Vancouver’s voluntary carbon market innovators
Dive into the emergent $50 billion industry of carbon credits, offsets, removal, avoidance, measurement, monitoring, and evaluation.
Net zero by 2050. It’s a common pledge echoed by large companies around the world these days — one made by fossil fuel, manufacturing, and tech industries to cut down on their carbon emissions for the sake of our planet. But the reality for these corporations is that they aren’t going to meet their goals without investment in the voluntary carbon market, say proponents of the space. While industries are encouraged to decarbonize to reach net-zero emissions, many opt to purchase carbon credits, where every offset purchased is equivalent to one ton of carbon dioxide sequestered and registered onto a publicly available platform.
The early days of the voluntary carbon market are what allowed Google to claim to be the first company to achieve carbon neutrality in 2007, by paying to offset as much CO2 as it measured in emissions. But the market has seen a flood of new entrants — companies that are prospective buyers of carbon credits, pressured by global calls to commit to climate action.
These buyers are scrambling over a constrained supply of credits. It’s an emergent space that could hit $3 trillion dollars traded by 2037 within a $50 billion market opportunity. From the fintech needed to start locking up carbon to the software tracking project lifecycles, these are a few of the Vancouver players in the global voluntary carbon market.
From carbon offsets to carbon credits
Carbon offsets are perhaps one of the earliest iterations of the voluntary carbon market.
Here, clients first measure their carbon emissions, and then try to lower them as much as possible. The emissions that cannot be reduced are then offset by investments into emission-reductions projects elsewhere, such as in the operations of cleantech companies.
One of Vancouver’s early pioneers in the space is James Tansey, who co-founded the carbon offset company Offsetters (now Ostrom) in 2005. The venture is perhaps best known for turning the Vancouver Olympics carbon neutral in 2010, along with the travel and activities of subsequent Canadian Olympic teams.
James Tansey, founder of Klimat X. Photo: James Tansey
“The idea was — in the absence of government action — how do we bring opportunities to consumers and businesses to take action on climate change?” said Tansey. “That market sort of petered out around 2012 to 2013. It became harder and harder to work in and was over-supplied.”
Tansey eventually stepped away from direct operations in the space to serve on the company’s board, alongside fulfilling his existing role as an associate professor at UBC’s Sauder School of Business. But in recent years, Tansey noticed more and more “net zero by 2050” commitments popping up from large enterprises.
“What net zero means is you either reduce your emissions to zero or you offset a portion of those into carbon credits,” said Tansey. “For most large, growing companies, their emissions reductions could be 10 or 15 percent over a few years, but it's pretty difficult for them to reduce core emissions [to zero]. So when you calculate the size of the carbon credit demand that's coming out of those commitments — $68 trillion of financial institutions AUM [assets under management] committed to net zero — that's a huge number.”
In 2021, seeing the gap in carbon credit supply, Tansey resigned from the board of his former company and founded Klimat X: a carbon exploration and development company. Modelled after the oil and gas sector, Klimat X first teams up with local governments as a revenue-sharing partner and takes on the exploration and development risks to find suitable carbon projects.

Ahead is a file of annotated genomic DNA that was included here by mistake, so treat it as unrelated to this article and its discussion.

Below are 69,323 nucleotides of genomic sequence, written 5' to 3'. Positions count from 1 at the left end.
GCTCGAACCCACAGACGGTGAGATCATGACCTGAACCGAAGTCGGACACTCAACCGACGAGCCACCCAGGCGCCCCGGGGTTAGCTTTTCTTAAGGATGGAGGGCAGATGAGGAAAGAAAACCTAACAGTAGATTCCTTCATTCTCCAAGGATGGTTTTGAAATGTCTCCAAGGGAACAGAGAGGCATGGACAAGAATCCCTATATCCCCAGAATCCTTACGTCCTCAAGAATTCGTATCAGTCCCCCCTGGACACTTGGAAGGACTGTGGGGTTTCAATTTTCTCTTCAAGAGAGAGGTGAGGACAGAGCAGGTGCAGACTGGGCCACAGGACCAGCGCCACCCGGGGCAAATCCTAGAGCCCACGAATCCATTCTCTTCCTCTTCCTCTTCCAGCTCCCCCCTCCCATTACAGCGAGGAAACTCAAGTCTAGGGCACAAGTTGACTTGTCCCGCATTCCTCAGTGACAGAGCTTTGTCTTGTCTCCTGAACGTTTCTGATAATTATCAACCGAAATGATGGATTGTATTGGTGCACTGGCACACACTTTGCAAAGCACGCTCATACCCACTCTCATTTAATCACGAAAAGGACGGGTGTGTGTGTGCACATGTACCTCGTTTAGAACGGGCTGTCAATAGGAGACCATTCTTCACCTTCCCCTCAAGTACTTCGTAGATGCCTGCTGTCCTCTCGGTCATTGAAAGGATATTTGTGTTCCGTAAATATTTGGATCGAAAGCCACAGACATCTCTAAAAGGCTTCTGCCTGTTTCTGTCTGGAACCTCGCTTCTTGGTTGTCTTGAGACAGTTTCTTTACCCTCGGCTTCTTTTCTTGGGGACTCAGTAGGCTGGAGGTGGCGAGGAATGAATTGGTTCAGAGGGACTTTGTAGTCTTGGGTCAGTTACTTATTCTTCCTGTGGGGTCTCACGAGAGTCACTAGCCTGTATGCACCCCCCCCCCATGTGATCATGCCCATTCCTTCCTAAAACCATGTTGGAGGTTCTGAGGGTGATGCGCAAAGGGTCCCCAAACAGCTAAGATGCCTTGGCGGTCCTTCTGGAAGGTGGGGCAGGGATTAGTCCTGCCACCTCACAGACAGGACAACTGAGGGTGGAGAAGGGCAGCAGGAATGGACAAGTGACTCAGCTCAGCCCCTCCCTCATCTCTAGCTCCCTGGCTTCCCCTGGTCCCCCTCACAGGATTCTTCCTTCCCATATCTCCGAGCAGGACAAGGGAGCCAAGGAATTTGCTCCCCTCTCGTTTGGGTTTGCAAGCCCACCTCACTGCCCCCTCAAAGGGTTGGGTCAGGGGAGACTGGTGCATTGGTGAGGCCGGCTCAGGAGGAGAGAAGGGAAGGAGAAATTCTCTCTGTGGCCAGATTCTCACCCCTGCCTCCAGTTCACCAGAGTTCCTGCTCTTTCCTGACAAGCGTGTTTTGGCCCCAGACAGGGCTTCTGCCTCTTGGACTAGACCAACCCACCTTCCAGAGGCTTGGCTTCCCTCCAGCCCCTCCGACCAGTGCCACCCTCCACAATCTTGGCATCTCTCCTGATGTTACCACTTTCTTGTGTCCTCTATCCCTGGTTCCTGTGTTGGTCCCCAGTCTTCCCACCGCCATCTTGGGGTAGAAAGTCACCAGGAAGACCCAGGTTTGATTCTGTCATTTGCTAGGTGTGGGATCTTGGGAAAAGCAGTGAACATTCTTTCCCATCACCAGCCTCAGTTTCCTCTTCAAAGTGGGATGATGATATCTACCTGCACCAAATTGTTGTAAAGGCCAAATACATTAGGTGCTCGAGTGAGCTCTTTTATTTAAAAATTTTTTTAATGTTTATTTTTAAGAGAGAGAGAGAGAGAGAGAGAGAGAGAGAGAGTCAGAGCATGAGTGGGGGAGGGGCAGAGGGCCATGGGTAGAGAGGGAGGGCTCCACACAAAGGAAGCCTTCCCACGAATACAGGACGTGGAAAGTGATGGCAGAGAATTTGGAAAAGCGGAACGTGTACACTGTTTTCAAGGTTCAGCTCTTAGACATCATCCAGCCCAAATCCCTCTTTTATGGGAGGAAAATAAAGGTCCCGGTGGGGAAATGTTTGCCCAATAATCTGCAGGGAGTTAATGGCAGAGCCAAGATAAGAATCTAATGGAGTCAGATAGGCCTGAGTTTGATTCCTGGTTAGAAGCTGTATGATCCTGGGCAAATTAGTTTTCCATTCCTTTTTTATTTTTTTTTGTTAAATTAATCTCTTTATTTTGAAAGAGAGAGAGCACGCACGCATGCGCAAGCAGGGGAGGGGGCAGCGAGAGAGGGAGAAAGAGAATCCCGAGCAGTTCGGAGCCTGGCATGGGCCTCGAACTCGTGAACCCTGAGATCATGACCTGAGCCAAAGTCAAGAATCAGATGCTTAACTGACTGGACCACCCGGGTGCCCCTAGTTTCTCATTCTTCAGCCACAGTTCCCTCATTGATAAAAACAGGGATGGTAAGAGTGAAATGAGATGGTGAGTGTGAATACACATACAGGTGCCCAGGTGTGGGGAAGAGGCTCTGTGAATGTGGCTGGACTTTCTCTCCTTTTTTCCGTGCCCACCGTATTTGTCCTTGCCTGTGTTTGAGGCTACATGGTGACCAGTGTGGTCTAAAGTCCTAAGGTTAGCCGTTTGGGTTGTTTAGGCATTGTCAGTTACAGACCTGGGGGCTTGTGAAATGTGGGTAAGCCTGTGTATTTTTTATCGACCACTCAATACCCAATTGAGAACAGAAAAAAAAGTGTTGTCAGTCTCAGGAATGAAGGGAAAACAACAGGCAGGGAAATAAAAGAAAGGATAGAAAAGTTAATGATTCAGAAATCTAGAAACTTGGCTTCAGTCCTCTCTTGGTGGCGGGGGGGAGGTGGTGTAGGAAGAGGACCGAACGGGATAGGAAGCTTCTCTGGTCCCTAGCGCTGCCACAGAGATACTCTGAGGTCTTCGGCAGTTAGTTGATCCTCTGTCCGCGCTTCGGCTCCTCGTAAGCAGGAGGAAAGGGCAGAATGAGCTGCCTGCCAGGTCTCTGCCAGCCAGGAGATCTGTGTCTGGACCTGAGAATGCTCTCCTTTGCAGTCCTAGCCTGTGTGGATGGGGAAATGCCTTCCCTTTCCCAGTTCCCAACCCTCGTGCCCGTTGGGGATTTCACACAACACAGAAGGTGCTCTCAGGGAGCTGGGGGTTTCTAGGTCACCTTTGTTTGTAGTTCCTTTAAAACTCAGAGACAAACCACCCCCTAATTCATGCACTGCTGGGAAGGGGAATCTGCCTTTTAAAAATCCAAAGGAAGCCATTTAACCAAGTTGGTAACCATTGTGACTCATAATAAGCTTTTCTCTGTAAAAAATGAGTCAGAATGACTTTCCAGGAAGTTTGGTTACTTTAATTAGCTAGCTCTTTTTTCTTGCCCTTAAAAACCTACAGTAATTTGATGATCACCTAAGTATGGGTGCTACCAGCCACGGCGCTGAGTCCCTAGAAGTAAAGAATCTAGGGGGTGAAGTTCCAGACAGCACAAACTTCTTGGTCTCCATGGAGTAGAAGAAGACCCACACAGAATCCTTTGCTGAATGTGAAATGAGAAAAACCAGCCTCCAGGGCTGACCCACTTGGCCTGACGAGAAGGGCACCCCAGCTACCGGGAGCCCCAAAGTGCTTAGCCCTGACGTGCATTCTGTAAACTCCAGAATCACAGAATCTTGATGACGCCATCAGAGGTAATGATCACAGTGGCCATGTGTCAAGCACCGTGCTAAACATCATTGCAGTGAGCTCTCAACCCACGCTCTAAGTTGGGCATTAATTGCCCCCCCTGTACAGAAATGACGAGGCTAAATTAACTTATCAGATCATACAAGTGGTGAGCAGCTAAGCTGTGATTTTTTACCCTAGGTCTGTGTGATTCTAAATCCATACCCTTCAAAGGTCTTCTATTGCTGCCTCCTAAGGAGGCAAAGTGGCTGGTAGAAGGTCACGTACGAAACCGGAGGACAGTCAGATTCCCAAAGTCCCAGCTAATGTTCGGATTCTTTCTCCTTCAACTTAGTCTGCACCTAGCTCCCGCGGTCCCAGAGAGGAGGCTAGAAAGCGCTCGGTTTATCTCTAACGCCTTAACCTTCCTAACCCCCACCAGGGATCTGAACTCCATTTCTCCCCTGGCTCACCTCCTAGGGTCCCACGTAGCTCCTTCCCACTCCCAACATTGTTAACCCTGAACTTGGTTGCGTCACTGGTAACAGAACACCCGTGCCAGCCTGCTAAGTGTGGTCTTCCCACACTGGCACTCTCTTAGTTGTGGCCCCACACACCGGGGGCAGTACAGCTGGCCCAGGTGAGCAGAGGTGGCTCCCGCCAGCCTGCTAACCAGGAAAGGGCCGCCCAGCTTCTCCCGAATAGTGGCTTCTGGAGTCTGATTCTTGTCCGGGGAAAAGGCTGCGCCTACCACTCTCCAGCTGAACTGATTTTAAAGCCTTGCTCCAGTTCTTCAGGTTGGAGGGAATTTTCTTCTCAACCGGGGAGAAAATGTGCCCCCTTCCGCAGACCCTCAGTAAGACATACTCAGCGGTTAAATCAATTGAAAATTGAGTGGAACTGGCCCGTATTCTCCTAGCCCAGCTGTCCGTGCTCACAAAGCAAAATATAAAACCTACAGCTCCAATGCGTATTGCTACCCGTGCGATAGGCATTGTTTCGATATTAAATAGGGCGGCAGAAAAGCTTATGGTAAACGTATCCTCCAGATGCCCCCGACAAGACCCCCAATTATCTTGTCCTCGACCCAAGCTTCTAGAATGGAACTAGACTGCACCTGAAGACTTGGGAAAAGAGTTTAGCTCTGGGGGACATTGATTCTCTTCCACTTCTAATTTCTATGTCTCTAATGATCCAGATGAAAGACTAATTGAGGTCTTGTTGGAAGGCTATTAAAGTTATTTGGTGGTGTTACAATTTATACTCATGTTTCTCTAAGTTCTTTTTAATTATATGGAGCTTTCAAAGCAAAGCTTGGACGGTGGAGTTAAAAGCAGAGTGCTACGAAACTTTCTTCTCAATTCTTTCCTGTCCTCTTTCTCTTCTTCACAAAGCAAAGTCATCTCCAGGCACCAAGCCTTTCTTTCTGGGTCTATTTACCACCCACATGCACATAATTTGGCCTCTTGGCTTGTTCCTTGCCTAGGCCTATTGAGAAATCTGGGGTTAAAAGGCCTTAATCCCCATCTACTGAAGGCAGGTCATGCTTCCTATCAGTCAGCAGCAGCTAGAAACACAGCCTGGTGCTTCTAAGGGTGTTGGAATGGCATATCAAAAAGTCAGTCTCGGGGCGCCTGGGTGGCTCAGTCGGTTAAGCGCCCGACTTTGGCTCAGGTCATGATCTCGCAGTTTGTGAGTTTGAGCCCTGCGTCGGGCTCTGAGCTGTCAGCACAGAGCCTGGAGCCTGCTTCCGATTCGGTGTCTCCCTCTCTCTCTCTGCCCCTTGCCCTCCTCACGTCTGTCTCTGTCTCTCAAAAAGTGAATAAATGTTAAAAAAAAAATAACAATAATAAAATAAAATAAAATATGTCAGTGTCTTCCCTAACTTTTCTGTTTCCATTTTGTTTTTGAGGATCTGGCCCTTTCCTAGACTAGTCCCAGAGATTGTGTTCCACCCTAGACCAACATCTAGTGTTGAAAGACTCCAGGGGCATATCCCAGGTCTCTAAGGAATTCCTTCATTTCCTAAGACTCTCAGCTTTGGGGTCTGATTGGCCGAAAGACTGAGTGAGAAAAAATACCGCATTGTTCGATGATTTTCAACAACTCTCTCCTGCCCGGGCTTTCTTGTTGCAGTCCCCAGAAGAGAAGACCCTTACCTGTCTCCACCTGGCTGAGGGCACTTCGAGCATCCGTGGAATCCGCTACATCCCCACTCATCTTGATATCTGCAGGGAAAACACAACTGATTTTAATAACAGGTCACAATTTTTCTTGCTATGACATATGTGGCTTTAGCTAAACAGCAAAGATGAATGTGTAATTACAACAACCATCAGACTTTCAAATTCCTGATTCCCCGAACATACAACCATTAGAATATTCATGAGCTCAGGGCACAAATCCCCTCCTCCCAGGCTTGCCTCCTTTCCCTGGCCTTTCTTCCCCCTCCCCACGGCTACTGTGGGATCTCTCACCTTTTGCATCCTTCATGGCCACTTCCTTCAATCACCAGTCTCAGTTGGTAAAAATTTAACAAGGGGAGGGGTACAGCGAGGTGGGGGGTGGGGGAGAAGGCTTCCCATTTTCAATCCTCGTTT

“We only really work in countries where we’ve got people on the ground,” said Tansey. “We're not parachuting into countries and saying, ‘Hey, we've come to Bolivia to save your rainforest!’ We work in places where we've got — in Sierra Leone [for example] — 15 years of experience on the ground in actually working in the country and doing things.”
Once a carbon project is identified, Klimat X finds buyers for the project who commit to purchasing the credits that will be produced. Tansey lists the world’s largest trading houses — Macquarie and Trafiguera, for instance — alongside corporates in mining, oil and gas, and tech as the end-buyers of their credits.
How carbon projects are developed
For Kahlil Baker, co-founder and CEO of Taking Root, it was his early experiences as a tree planter and travels throughout Latin America that set the foundations for a future career of developing carbon projects, although he didn’t necessarily know it at the time. Upon pursuing a PhD in smallholder economics at UBC, he came to understand the main drivers behind deforestation, and subsequently founded Taking Root to enable smallholder farmers to grow trees.
“Everything we do at Taking Root is geared around changing land-use dynamics so that growing trees becomes the obvious choice for people in order to improve their livelihoods,” said Will Sheldon, commercial director at the company. “The reason why trees get cut down is because it's more worthwhile to cut them down than to grow them. So how can we change that as an organization?”
Kahlil Baker, co-founder and CEO of Taking Root. Photo: Taking Root
Taking Root acts as a project developer in the carbon market. The company develops forestry programs with smallholder farmers, which eventually generates credits to sell in the market. The farmers receive revenues of 60 percent from the credits sold, in the form of cash payments and materials to conduct the enterprise.
“We design projects around land stewards — what they need and what their objectives are — so that the trees benefit them for the long term,” said Sheldon. “This isn't a case simply of saying, ‘Oh, let's give you some money for the trees.’ It's about making sure that their vision for a forest is something which aligns with their vision for what they want in the future.”
Financing carbon projects
For Taking Root and Klimat X, the upfront capital needed to pay farmers for their carbon projects is modelled in a similar way to a forward contract in the finance industry. An interested buyer, such as a carbon credit reseller, can approach either company with funds in exchange for future carbon credits. This enables the ventures to give money to its implementation partners.
“We will restore as much land as we get paid to restore, so we can be very confident that if we weren't paid, that land would not be restored,” said Sheldon. “This is really highly capital-intensive work, so bringing that upfront finance is critical if it's going to happen.”